Over the past few years, there have been numerous scandals involving airlines and parents with young kids. In fact, it seems like every few weeks there's another headline drawing attention to the growing tension between airlines and parents. As for the latest controversy that has parents upset, look no further than this mom who claims she was booted from a Spirit Airlines flight because her baby spit up. Not only is the mom's story angering people on Twitter, but countless parents have declared that they'll never fly Spirit ever again because of it.
Spirit Airlines spokesman Derek Dombrowski tells Romper in a statement: "Our Crew is trained to identify Guests who may not be fit to fly. In this case, our records show the Guest requested an empty row because her child was sick and vomiting." Dombrowski wrote via email. "After it was brought to our Crew’s attention, they made the tough decision to remove the Guest and her baby for the health and safety of all onboard. We are sorry for the inconvenience this caused. We are working directly with the Guest to resolve any concerns."
Evelyn Circeo, a mom to a 6-month-old son, was on her way home to Boston from Orlando on Friday when she said encountered a common problem many parents of infants face: baby spit-up. Yep, right before Circeo was about to board her flight home, her little one spit up his formula in the airport restroom, according to WKMG Click Orlando. Although it wasn't the ideal way to start a long flight, Circeo said thought she could make the situation better with an aisle seat. It's just easier to deal with a baby's spit-up when you have easy access to a bathroom, right? Plus, an aisle seat would be less disruptive to Circeo's fellow seatmates, making it a win-win for everyone involved.
"I asked one of the flight attendants, if possible, if I could have an aisle seat because he had spit up," Circeo, recalled asking a flight attendant while onboard the aircraft, according to the International Business Times. "It’s just more convenient to be on the outside with a baby."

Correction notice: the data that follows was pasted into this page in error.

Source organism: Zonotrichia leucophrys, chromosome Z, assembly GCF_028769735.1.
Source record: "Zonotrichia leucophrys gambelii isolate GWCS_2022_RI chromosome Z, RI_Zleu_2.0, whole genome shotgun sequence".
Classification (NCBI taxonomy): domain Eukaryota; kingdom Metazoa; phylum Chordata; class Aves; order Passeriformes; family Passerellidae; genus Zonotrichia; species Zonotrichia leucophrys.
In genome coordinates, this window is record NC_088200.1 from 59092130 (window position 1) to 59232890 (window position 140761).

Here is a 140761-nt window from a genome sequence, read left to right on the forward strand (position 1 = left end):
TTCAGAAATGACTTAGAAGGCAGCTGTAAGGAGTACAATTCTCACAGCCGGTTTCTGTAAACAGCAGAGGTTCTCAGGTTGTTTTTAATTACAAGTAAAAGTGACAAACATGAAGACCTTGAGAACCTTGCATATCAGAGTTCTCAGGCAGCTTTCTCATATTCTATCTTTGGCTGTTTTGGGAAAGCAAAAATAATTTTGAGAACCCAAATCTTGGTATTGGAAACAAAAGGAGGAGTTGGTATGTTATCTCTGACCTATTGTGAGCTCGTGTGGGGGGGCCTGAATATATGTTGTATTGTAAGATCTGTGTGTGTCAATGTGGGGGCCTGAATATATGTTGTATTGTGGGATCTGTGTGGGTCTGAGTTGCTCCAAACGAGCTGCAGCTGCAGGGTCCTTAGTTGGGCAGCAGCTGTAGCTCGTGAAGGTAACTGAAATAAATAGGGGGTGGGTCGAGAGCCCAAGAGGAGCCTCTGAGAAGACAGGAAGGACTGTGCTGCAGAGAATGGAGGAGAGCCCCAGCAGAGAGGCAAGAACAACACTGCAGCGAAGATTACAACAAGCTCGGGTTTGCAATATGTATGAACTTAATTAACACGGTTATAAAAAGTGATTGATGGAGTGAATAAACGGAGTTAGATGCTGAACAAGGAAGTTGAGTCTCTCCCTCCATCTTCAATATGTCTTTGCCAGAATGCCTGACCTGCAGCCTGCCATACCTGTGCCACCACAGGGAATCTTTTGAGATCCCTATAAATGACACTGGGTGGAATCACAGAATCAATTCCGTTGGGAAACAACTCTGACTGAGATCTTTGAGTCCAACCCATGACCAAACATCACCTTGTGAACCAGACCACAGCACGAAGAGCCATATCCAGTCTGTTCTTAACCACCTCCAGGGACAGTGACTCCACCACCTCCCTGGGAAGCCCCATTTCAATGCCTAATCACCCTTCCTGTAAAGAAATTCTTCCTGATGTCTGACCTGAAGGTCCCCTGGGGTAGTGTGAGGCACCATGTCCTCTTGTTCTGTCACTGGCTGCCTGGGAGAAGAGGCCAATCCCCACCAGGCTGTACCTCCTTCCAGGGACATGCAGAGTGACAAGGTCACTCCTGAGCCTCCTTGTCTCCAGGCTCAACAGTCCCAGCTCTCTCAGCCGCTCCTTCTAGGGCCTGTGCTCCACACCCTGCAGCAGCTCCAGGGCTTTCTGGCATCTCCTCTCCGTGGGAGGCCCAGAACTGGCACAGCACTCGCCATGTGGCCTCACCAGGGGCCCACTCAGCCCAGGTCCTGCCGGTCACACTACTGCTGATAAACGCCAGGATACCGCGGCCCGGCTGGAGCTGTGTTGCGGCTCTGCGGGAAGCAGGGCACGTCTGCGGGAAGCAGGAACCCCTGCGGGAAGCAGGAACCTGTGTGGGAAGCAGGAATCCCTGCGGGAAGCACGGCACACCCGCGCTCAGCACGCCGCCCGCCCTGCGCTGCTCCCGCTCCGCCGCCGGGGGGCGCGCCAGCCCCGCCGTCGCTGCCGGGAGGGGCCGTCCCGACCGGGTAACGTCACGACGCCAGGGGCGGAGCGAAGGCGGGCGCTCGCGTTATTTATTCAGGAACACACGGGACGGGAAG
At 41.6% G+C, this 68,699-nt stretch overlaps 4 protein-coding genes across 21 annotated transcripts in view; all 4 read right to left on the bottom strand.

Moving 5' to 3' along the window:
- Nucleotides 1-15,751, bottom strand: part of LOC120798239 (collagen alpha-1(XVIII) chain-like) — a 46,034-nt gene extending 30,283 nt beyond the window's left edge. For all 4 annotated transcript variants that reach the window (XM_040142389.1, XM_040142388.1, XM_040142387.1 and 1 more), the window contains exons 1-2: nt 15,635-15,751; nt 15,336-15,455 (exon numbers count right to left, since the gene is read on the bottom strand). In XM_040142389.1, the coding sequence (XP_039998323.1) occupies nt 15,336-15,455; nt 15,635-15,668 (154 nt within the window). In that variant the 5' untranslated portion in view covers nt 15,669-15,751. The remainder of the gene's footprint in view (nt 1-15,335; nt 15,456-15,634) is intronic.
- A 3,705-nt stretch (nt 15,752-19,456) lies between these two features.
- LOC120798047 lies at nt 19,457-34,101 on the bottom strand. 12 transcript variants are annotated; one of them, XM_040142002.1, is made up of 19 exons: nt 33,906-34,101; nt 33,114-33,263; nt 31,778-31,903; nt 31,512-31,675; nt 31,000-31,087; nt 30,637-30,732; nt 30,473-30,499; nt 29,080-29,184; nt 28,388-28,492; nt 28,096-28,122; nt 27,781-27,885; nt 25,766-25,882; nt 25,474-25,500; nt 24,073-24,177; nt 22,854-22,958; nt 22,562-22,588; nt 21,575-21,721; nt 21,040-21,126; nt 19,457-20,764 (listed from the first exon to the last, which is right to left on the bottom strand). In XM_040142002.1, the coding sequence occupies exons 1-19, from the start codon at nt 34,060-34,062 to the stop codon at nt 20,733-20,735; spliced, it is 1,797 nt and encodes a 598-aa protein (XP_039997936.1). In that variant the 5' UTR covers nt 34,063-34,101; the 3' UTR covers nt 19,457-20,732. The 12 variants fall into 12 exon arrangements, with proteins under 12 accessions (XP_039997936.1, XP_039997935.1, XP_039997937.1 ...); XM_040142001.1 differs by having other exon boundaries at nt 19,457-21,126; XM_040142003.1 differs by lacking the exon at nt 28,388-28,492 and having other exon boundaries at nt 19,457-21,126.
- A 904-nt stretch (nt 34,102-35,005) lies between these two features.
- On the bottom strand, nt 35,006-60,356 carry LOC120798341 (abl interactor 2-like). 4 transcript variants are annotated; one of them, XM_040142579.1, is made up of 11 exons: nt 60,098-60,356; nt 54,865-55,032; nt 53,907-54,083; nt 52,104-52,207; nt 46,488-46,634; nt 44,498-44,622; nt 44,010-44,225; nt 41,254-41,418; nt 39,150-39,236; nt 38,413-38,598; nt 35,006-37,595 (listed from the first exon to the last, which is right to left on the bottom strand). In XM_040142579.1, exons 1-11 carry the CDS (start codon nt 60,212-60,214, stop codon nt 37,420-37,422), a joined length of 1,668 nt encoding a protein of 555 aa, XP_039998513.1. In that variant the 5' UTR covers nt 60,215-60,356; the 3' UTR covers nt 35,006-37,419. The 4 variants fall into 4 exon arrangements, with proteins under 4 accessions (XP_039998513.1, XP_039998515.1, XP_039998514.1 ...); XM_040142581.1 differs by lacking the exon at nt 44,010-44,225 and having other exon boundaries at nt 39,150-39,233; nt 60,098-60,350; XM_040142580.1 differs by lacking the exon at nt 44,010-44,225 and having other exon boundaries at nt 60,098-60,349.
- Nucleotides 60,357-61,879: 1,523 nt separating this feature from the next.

To Circeo's surprise, however, she claims the flight attendant asked her to leave the aircraft because her son was supposedly too sick to fly. Considering it was just a little spit-up, Circeo was dumbfounded by the flight attendant's reaction to her request.
"I said, 'What are you talking about?'" Circeo explained, according to Page Six. "...I said, 'What is wrong with my baby? Nothing's wrong with my baby. He spit up. He’s a baby being a baby.'"
To make matters even more upsetting for Circeo, she claims her scheduled flight took off with her son's remaining bottles and diapers, according to the International Business Times:
But what's especially confounding to Circeo is that Spirit offered her a seat on the next available flight. To Circeo, this offer didn't make sense, given the flight attendant's argument that her son was too ill to travel that same day.
As for how Spirit is compensating Circeo following this incident, the company refunded her flight and offered her two roundtrip plane tickets. Although some people might find this to be a suitable apology, most parents remain outraged.
Of course, it's not surprising that many parents are upset about Circeo's story. Spit-up is something that all parents have probably dealt with at some point or another, and it's a bit shocking to consider something so harmless could result in someone being kicked off a flight. To be fair to Spirit, however, it's possible the flight attendant wasn't aware of the difference between vomit and spit-up (yep, there are medical guides for this exact issue), and it's also worth pointing out that they didn't witness what happened in the restroom. Lastly, if Circeo's child was sick and a medical emergency occurred mid-flight, Spirit could potentially be held liable for the incident. It's possible Spirit Airlines was just being cautious in this case.
That all being said, what seems to be most important in this debate is that there needs to be better communication between parents and airline staff. From parents being as transparent as possible about their needs, to airline staff doing their best to be active listeners and problem solvers, a lot can be done to improve relations between airlines and parents. Hopefully, Circeo's story will act as a teaching moment for airlines that encounter similar situations.
Check out Romper's new video series, Bearing The Motherload, where disagreeing parents from different sides of an issue sit down with a mediator and talk about how to support (and not judge) each other’s parenting perspectives. New episodes air Mondays on Facebook.